What does Silicon Valley bank mean to the markets?

What does Silicon Valley bank mean to the markets?

People line up outside the closed Silicon Valley Bank (SVB) headquarters on March 10, 2023 in Santa Clara, California.

Justin Sullivan Getty Images

This report is from today’s CNBC Daily Open, the new newsletter for international markets. The CNBC Daily Open updates investors everything they need to know quickly, no matter where they are. Like what do you see? You can subscribe here.

The collapse of two banks triggered a flurry of activity from financial regulators.

  • The Fed will create a term bank financing program that will lend money to the SVB. This ensures that people have access to their deposits of more than $250,000 and prevents widespread economic fallout.
  • Then on Monday morning, regulators shut down Signature Bank — one of the key banks in the cryptocurrency industry — citing systemic risks. All deposits will be made in full, in accordance with federal regulators.
  • As for the US jobs numbers released on Friday – remember that? – revealed that US non-farm payroll growth slowed to 311,000 in February, below January’s 504,000 but still more than forecasts of 225,000. In signs that the labor market may be slowing, the unemployment rate was higher than expected while wage growth slowed. .
  • forefront A big inflation report and any possible fallout from the SVB woes will be what investors are looking for next week. “It’s going to be a major driver of the market and it’s going to set the tone for the market,” said Michael Aron, chief investment analyst at State Street Global Advisors.
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The February jobs report was supposed to be the news event for Friday. Then there was a bank crash. It’s hard to beat that in terms of impact. There’s a lot to unpack today, so bear with me.

Let’s start with the original hero of the day, the jobs report. At first glance, it is not promising for people worried about inflation. The number of jobs created was higher than Dow Jones estimated. But go below the surface, and cracks in the foundation become apparent. Average hourly earnings did not rise as much as expected, while the unemployment rate rose to 3.6%, above expectations of 3.4%. In short: some good news, and some bad news, if you’re an investor. “There is something for everyone out there,” said Liz Ann Saunders, chief investment analyst at Charles Schwab.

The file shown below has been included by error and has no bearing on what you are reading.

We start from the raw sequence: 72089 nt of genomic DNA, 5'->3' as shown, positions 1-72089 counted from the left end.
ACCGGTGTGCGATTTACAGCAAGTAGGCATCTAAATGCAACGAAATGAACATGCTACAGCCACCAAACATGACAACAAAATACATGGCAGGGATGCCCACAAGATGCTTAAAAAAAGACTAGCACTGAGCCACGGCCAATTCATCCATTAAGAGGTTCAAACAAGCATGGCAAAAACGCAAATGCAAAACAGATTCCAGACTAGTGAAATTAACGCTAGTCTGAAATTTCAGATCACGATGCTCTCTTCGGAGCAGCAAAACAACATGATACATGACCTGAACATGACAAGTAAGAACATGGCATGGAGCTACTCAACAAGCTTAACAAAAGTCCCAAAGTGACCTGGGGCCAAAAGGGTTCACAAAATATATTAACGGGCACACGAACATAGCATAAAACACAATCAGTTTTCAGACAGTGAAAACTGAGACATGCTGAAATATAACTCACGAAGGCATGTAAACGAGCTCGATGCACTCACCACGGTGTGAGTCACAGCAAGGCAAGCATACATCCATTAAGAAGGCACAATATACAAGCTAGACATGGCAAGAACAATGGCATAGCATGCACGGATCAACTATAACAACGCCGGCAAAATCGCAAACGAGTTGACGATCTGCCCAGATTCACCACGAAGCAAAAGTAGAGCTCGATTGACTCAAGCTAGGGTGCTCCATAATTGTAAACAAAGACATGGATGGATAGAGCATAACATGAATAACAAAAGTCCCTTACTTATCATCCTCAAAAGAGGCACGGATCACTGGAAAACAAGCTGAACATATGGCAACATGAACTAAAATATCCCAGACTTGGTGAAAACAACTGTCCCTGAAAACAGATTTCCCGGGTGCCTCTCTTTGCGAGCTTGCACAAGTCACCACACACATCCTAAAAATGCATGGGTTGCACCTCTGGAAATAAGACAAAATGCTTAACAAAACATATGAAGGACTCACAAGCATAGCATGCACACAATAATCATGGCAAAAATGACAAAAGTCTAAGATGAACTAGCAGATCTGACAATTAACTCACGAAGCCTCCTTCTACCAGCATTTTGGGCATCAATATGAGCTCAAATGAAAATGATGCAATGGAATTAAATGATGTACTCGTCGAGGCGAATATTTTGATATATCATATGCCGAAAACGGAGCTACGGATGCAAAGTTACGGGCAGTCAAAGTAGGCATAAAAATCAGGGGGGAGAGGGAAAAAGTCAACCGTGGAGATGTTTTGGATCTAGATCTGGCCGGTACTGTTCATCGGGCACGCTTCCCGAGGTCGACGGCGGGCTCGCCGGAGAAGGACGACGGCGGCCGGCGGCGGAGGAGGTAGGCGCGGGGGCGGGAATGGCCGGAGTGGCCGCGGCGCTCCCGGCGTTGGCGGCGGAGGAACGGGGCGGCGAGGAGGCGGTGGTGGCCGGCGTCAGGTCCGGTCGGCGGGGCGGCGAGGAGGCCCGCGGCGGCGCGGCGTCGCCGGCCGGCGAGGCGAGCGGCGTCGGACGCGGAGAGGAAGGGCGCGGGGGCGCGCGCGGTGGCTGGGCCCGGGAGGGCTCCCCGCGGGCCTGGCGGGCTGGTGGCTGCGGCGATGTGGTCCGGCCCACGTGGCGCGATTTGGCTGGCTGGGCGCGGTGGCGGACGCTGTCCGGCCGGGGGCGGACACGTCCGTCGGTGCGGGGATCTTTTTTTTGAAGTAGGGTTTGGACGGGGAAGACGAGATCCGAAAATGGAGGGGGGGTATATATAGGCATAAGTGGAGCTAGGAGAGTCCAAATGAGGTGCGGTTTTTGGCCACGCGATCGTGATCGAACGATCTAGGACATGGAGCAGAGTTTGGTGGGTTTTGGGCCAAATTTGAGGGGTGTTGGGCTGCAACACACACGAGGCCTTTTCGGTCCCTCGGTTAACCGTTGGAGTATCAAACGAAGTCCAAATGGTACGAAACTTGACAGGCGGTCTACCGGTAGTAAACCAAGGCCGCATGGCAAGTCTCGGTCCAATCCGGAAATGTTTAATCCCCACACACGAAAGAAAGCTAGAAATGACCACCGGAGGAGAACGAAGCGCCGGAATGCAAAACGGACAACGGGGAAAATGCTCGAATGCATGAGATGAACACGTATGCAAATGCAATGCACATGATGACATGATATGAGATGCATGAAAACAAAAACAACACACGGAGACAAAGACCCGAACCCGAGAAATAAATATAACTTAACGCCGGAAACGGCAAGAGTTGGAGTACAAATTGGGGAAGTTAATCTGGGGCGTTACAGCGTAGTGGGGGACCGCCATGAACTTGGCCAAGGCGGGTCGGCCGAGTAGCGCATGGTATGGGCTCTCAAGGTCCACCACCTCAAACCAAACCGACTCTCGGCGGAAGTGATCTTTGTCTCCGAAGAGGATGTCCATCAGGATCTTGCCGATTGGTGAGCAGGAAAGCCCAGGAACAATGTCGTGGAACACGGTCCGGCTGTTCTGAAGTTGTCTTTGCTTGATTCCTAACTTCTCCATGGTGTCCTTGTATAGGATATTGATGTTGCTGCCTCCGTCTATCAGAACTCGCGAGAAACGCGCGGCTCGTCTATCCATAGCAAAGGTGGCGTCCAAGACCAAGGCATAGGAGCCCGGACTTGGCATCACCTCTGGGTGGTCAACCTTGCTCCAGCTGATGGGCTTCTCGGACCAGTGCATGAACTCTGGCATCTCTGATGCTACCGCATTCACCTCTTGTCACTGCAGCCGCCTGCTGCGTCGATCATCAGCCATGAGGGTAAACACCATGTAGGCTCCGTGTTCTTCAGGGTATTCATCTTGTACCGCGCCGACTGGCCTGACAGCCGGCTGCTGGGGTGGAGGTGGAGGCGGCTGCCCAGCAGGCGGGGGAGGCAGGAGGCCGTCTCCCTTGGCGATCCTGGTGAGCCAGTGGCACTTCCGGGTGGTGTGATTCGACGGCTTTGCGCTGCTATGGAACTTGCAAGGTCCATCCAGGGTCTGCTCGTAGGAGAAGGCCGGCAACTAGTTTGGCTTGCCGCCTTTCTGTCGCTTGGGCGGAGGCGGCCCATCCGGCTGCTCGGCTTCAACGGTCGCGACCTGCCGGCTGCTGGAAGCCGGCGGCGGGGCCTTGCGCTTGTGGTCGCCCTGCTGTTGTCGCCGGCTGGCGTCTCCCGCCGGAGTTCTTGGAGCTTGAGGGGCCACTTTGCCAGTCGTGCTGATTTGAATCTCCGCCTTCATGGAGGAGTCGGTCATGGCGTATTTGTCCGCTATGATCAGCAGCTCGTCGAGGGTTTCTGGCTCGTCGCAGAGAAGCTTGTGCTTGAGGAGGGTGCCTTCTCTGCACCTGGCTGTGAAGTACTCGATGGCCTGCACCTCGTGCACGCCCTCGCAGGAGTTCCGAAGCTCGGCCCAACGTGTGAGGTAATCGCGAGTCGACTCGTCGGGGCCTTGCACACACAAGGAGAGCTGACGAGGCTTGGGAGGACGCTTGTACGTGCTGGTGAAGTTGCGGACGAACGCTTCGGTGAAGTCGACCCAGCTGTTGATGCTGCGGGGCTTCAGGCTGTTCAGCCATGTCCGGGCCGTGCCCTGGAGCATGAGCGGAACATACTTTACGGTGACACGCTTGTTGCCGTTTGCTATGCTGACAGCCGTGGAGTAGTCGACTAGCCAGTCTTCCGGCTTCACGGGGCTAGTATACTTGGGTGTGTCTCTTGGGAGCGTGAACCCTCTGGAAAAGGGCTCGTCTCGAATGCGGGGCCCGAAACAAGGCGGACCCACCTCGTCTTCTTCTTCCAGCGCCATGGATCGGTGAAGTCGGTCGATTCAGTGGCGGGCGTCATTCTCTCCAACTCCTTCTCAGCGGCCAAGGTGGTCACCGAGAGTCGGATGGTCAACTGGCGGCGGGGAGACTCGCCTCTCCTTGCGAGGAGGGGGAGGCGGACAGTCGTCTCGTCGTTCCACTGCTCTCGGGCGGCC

By itself, the jobs data has been mixed enough that the Federal Reserve is considering a half-percentage-point hike in interest rates. But wait – bank crash! And not just any regional bank, but a Silicon Valley bank, which is a springboard for venture-backed tech startups. We can consider SVB the first (high-profile) victim of rising interest rates.

But the good thing – if there can be anything good from the bank’s collapse – is that regulators have decided to step in to protect deposits. The move indicates that the Fed is aware of the potential for wider contagion in the economy and may slow its hikes, just so as not to inadvertently remove more banks. (Case in point: at the time this newsletter was published on Monday morning, financial regulators announced that they would close a second bank, New York-based Signature Bank.)

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This may explain why markets fell less sharply on Friday than they did earlier in the week when Federal Reserve Chairman Jerome Powell suggested higher interest rates are on the table. On Friday, the Dow Jones Industrial Average lost 1.07%, the S&P 500 fell 1.45% and the Nasdaq Composite fell 1.76%.

Of course, the markets may still be digesting the shock waves before selling. However, I suspect that hopes for lower rates as a result of the SVB collapse may keep the markets afloat. Likewise, CNBC’s Jim Cramer argued that there is nothing more deflationary than the collapse of a heavily indebted bank – which could still be in the hands of the Fed. In fact, the two-year Treasury yield — which reflects investors’ expectations about interest rates — fell by 46 basis points in two days, the biggest move since the 2008 financial crisis.

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